Open to all classes. Dist: TMV; WCult: NW. Reinhart.

16. Tribes, Kingdoms, and Nation-States: An Introduction to Southeast Asia (Identical to Anthropology 26)

08W, 09W: 11

The cultures of Southeast Asia are remarkably varied, ranging from elaborate Hinduized civilizations (Bali) and modern city-states (Singapore) to “hill tribes” (e.g., the Meo of Thailand, Laos, and Vietnam) and nomadic foraging bands (e.g., the Semang of Malaysia). This course is a survey of Southeast Asian societies focusing on the question of why their cultures take the form they do. This entails an examination of the modes of environmental adaptation of the various peoples, their integration into regional and world-wide systems, and the historical influences of the great civilizations of India, China, the Middle East, and Europe. The course looks at how Southeast Asians live and at the religions that give meaning to their lives. Dist: SOC; WCult: NW. Endicott.

17. Introduction to Hebrew and Israeli Culture (Identical to Hebrew 10 and Jewish Studies 16)

08S, 09S: 10A

This course is interdisciplinary, exploring the interaction of Hebrew literature, film, music, religion and society. For millennia, Hebrew has had a unique spiritual hold on both the Jewish and Christian imagination. We will focus on the Bible as wisdom, law and poetry, the Talmud of the ancient Rabbis, Kabbalah and Hebrew alphabet mysticism, war and the Israeli cinema, Hebrew folk and rock culture, and a modern political mystery: how today’s Hebrew was raised from the dead.

No knowledge of Hebrew is assumed. Dist: LIT; WCult: NW. Glinert.

18. History and Culture of Indonesia

08S, 09S: 12

The history and contemporary issues of the island nation of Indonesia—home to the world’s fourth largest population—will be examined in religion, politics, literature and language, with particular attention to the independence movement and the development of a national identity. Course resources will include readings in fiction and non-fiction, workshops in performing arts, guest instructors, and multi-media materials both by and about Indonesians. WCult: NW. Diamond.

19. Writing Gender in Islamic Space (Identical to Women’s and Gender Studies 49)

Not offered in the period from 07F through 09S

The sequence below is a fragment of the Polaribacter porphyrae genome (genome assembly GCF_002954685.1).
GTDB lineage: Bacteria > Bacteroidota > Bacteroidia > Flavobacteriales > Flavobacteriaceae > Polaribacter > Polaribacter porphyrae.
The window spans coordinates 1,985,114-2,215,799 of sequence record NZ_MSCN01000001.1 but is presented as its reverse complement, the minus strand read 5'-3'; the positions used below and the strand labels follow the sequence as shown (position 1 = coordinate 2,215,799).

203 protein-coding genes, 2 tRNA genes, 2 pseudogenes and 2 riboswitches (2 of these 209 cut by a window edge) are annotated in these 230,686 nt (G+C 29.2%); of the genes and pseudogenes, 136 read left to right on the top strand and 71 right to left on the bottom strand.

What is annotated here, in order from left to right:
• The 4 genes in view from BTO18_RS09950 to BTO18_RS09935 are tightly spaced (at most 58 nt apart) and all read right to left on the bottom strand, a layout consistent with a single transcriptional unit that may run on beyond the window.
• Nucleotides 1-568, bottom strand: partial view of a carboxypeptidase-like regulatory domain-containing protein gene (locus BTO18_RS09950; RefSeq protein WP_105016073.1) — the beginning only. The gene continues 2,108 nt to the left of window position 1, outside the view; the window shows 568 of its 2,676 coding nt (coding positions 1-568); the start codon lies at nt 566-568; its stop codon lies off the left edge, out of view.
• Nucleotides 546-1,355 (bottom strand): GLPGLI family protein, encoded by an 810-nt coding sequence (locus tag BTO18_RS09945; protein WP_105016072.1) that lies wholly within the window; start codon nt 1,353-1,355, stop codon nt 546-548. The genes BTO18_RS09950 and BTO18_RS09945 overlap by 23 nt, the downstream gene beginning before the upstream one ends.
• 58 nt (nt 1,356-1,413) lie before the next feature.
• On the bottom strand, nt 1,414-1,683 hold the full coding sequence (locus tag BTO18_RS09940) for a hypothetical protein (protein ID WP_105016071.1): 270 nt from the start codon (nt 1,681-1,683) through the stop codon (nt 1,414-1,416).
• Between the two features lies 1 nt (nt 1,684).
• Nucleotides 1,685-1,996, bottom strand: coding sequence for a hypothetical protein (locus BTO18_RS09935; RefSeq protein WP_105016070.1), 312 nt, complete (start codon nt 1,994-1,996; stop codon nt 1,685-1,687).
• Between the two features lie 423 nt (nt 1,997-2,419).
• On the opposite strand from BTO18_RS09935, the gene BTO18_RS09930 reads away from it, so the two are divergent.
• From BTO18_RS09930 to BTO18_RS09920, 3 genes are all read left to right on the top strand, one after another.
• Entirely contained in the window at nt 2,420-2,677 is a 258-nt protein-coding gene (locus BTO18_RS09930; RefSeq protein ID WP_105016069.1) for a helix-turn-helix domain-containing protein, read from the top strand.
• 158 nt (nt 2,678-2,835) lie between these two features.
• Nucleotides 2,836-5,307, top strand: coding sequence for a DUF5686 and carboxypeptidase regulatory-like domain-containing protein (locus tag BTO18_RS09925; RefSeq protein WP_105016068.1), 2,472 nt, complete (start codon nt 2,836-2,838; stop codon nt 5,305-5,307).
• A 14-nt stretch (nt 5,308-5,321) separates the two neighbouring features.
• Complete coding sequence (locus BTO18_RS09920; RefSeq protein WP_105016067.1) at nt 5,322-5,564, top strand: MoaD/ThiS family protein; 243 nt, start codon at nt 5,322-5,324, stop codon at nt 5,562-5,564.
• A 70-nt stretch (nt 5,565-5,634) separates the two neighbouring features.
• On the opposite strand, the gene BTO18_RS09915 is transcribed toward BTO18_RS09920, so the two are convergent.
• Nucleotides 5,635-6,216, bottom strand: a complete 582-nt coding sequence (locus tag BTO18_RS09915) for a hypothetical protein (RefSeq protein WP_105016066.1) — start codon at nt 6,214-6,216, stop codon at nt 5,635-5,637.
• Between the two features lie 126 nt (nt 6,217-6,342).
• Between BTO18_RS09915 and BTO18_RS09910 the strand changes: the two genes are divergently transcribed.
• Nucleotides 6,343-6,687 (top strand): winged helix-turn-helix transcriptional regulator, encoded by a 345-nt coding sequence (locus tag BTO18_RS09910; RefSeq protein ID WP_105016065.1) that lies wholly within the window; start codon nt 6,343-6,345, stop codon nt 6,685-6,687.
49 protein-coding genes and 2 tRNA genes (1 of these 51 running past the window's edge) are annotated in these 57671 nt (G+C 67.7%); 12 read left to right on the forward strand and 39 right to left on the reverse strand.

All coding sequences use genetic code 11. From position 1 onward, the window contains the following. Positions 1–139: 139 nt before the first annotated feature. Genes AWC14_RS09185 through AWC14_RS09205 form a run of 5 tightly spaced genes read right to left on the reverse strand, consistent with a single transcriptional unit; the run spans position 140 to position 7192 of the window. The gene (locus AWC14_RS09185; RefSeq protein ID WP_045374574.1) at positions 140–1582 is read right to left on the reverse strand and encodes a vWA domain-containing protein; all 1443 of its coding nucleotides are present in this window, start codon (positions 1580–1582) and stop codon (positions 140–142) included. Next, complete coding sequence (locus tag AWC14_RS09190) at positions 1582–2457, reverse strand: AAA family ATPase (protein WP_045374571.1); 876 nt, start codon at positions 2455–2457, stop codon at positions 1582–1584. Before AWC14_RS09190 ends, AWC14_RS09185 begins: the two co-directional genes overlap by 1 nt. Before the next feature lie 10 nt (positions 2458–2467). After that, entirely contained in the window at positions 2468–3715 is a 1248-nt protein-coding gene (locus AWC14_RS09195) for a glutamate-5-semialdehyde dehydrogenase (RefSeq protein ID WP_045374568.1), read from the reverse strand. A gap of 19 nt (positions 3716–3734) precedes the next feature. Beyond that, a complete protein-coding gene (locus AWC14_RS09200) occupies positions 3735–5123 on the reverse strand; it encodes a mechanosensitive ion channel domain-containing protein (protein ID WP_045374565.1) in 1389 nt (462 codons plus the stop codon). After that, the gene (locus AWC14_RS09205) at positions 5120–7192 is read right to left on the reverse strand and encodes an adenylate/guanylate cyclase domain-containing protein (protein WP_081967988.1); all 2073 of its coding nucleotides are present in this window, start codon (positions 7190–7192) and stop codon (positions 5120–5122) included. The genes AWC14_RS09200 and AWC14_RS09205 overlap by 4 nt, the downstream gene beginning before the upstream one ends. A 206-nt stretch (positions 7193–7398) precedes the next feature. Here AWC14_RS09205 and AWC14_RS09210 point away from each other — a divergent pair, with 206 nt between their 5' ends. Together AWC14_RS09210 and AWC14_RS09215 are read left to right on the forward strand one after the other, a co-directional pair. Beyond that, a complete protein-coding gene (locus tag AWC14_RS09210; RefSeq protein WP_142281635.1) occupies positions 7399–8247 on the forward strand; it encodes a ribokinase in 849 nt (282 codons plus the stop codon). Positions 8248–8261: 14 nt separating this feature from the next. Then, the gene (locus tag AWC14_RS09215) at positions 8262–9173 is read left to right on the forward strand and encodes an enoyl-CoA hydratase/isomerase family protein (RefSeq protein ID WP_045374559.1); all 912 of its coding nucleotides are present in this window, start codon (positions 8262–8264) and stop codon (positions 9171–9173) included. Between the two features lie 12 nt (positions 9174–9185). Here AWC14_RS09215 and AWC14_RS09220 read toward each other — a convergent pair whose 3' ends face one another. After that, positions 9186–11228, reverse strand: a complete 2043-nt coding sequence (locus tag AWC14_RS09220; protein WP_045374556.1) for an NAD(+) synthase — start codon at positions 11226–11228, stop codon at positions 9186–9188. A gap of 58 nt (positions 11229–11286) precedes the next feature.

Belying Orientalist stereotypes of harems and veils, Islamic societies are engaged in a lively questioning of traditional masculine and feminine roles. We will follow this discussion in the work of writers and filmmakers in Egypt and the Maghreb, such as Nawal el Saadawi, Tahar ben Jelloun, Fatima Mernissi, Leila Ahmed, Rachid Boudjedra, Leila Abouzeid, Assia Djebar, Abdelhak Serhane, Ferid Boughedir, and Moufida Tlatli. Open to all students. Dist: LIT; WCult: NW. Green.

21. Topics in Korean Studies

09W: 10A

Selected subjects at the discretion of the instructor. Each course offering will examine a theme, author, period or genre in the context of Korean cultural history, often from a multidisciplinary and comparative perspective.

In 09W, Humor in Twentieth Century Korean Literature and Film will examine the genre of comedy against the backdrop of Korean political, social and cultural history. In this course, we will draw connections between comedic works and the Korean context, working both to understand the meaning of the “comic” or “humor” through theoretical sources—various thinkers’ perspectives on wit, jokes, farce, humor, and so on—and to examine deep connections between this oft-neglected genre and developments on the peninsula over the course of the twentieth century. Students should emerge from this course with a set of analytical tools for understanding comedic works as well as a general sense of the trajectory of modern Korean literary and film histories. This course includes a strong writing component. Dist: SOC; WCult: NW. Hanscom.